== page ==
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Sub-Saharan Africa

Sub-Saharan Africa
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How do I guard my health in Sub-Saharan Africa?

Sub-Saharan Africa has much to offer travellers. The area covers most of the continent and includes diverse eco-systems – from desert in the north and south west to savannas to rainforest around the equator to the ‘Mediterranean’ coast of Southern Africa. A traveller will also be able to experience a huge range of cultures.

The region exports minerals, including about a third of the world’s bauxite, and a large proportion of the world’s uranium. New sources of oil are being discovered in Sub-Saharan Africa, too.

What shots do I need for Sub-Saharan Africa?

There are a number of unpleasant and dangerous diseases endemic to Sub-Saharan Africa. These include meningococcal meningitis, which is a potentially fatal disease contracted from respiratory droplets. The meningitis belt of Sub-Saharan Africa has a particularly high risk and includes all or part of these countries: Benin, Burkina Faso, Cameroon, Chad, Central African Republic, Cote d’Ivoire, Eritrea, Ethiopia, Gambia, Guinea, Guinea-Bissau, Mali, Niger, Nigeria, Senegal, Sudan and South Sudan.

How can I protect myself against food- and water-borne illnesses in Sub-Saharan Africa?

The hepatitis A shot will protect you from a virus that causes unpleasant gastro-intestinal (GI) symptoms. You may also wish to consider getting vaccinated against typhoid.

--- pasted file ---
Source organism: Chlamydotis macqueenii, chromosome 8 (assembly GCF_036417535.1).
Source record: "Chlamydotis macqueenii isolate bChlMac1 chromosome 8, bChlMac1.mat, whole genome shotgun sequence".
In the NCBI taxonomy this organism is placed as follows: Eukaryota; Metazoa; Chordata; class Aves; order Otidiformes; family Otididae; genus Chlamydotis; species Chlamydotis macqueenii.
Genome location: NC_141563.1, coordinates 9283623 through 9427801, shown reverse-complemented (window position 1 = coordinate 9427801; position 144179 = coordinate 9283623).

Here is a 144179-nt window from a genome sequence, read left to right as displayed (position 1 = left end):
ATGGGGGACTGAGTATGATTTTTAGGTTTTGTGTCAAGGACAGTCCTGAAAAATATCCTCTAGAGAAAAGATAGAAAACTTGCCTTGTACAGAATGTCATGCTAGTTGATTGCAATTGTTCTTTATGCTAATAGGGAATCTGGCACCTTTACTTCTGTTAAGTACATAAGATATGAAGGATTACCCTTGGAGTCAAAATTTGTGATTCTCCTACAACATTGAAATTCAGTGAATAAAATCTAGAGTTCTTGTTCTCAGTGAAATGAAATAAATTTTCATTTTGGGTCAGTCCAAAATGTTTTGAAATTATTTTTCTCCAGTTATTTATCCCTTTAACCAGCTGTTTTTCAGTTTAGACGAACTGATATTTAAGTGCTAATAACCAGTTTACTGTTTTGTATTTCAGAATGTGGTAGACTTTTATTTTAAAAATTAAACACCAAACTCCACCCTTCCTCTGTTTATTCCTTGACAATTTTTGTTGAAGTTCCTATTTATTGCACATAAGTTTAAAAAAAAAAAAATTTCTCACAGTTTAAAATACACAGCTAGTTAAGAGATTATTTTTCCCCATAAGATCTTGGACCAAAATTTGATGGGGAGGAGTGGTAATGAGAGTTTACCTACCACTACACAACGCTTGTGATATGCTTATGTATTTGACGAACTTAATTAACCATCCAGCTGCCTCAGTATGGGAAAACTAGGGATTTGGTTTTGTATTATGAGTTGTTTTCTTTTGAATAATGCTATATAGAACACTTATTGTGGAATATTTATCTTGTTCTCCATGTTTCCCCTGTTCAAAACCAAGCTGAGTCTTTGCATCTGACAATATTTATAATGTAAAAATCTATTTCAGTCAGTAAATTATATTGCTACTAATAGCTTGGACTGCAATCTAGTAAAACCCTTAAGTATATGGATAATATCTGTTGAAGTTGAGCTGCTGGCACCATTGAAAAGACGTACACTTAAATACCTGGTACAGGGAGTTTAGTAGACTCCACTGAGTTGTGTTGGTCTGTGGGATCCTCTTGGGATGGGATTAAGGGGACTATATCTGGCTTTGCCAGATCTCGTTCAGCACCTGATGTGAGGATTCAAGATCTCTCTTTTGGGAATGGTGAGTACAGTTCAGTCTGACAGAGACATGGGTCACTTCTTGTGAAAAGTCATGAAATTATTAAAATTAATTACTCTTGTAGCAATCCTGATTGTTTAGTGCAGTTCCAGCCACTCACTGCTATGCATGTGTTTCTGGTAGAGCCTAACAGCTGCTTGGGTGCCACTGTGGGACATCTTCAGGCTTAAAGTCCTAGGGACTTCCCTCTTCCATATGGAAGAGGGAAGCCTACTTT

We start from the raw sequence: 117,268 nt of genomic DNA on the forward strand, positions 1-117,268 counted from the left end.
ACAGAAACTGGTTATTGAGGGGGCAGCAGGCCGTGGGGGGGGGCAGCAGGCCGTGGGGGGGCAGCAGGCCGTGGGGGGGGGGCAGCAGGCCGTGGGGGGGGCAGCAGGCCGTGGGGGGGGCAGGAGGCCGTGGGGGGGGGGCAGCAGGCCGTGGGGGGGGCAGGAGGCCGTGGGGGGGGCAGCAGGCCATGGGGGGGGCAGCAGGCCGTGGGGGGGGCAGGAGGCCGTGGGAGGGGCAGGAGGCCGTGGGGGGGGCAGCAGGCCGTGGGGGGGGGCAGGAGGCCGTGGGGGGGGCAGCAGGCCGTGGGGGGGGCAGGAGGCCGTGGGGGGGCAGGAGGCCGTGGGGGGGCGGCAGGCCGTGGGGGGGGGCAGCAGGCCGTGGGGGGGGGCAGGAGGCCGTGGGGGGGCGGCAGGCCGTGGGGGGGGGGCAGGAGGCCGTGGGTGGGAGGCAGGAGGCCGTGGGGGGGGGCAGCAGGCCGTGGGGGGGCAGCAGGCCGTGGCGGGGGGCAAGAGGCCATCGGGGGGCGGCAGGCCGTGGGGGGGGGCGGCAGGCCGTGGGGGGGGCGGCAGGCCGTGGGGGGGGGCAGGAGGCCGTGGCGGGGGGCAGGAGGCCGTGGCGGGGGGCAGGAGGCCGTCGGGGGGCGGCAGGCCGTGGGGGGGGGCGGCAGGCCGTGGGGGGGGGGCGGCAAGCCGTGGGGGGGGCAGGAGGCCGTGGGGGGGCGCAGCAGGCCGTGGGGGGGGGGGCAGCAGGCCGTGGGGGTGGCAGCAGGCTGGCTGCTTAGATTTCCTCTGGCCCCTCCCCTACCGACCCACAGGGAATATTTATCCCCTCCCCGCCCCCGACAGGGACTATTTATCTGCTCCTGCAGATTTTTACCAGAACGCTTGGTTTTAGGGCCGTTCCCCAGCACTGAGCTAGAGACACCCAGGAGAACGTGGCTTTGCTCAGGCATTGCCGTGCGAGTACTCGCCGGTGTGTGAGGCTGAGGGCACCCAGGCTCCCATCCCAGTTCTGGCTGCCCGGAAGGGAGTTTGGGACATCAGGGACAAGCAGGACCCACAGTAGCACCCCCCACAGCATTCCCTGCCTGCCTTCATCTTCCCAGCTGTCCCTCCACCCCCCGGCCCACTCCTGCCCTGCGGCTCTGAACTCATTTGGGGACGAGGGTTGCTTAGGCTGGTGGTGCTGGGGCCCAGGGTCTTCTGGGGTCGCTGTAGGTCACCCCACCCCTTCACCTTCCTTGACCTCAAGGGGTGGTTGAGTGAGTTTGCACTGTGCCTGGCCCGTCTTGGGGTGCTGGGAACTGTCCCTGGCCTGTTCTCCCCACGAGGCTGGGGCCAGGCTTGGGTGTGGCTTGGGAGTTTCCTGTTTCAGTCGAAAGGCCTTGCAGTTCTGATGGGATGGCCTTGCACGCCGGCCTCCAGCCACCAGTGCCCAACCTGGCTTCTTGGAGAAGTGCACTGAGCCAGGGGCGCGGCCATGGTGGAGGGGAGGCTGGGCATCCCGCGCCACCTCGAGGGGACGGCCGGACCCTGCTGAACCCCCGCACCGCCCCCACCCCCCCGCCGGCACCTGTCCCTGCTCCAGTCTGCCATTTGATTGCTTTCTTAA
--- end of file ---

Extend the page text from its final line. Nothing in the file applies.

You cannot rely on the tap water in much of Sub-Saharan Africa, but don’t worry: a few basic precautions will help you avoid GI upsets during your visit.

Drink only water that you know is safe. Factory-sealed bottles are fine; or water that you know has been treated. Watch out for ice in drinks: freezing does not kill disease-causing organisms. For more hints, see our article on Water-borne diseases.

Only eat food that is hot and fresh. Raw food should be avoided, unless you can peel it yourself. Do not eat anywhere if you are uncertain about the hygiene standards. For more information see our article on Food-borne diseases.

Is Sub-Saharan Africa a malarious region?

You can contract malaria in parts of Sub-Saharan Africa from the bite of an infected mosquito. Malaria prophylaxis is available from our clinics. It can be tricky to find the right regime and to work out when to start your course of tablets, but the nurses at National Travel Clinics have all the information you need. They will also advise on mosquito-avoidance as there are some other unpleasant and dangerous illnesses contracted from insect and mosquito bites.

Do I need a yellow fever certificate for Sub-Saharan Africa?

There is a risk of yellow fever transmission in parts of Sub-Saharan Africa. This mosquito-borne disease can be fatal in some cases. There is a vaccine available, Stamaril, which confers good immunity. For more information about yellow fever vaccinations.

Other recommended shots for Sub-Saharan Africa

Discuss your destinations and planned activities with a dedicated travel health nurse at Canadian Travel Clinics to find out if you should get shots against rabies and hepatitis B before you go to Sub-Saharan Africa.

Make an appointment at our Global travel clinics at least six to eight weeks in advance as some vaccines need to be given in several doses over a few weeks.